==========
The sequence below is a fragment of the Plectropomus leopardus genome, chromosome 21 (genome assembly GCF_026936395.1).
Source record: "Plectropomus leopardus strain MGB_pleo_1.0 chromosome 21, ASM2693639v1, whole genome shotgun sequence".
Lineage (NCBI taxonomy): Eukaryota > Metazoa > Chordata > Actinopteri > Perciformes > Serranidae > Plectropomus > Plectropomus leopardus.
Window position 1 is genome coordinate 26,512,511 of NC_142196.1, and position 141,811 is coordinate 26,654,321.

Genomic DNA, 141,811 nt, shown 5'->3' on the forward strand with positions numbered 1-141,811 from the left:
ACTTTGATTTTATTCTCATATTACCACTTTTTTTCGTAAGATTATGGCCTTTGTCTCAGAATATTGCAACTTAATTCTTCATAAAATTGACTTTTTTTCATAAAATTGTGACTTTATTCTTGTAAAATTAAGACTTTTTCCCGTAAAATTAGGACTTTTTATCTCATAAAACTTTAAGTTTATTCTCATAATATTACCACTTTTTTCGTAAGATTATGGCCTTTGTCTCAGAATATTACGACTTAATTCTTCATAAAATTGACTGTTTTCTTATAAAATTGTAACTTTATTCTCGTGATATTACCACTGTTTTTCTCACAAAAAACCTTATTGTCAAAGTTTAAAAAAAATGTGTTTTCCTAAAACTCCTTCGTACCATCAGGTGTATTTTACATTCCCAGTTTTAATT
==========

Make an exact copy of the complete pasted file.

The sequence below is a fragment of the Plectropomus leopardus genome, chromosome 21 (genome assembly GCF_026936395.1).
Source record: "Plectropomus leopardus strain MGB_pleo_1.0 chromosome 21, ASM2693639v1, whole genome shotgun sequence".
Lineage (NCBI taxonomy): Eukaryota > Metazoa > Chordata > Actinopteri > Perciformes > Serranidae > Plectropomus > Plectropomus leopardus.
Window position 1 is genome coordinate 26,512,511 of NC_142196.1, and position 141,811 is coordinate 26,654,321.

Genomic DNA, 141,811 nt, shown 5'->3' on the forward strand with positions numbered 1-141,811 from the left:
ACTTTGATTTTATTCTCATATTACCACTTTTTTTCGTAAGATTATGGCCTTTGTCTCAGAATATTGCAACTTAATTCTTCATAAAATTGACTTTTTTTCATAAAATTGTGACTTTATTCTTGTAAAATTAAGACTTTTTCCCGTAAAATTAGGACTTTTTATCTCATAAAACTTTAAGTTTATTCTCATAATATTACCACTTTTTTCGTAAGATTATGGCCTTTGTCTCAGAATATTACGACTTAATTCTTCATAAAATTGACTGTTTTCTTATAAAATTGTAACTTTATTCTCGTGATATTACCACTGTTTTTCTCACAAAAAACCTTATTGTCAAAGTTTAAAAAAAATGTGTTTTCCTAAAACTCCTTCGTACCATCAGGTGTATTTTACATTCCCAGTTTTAATT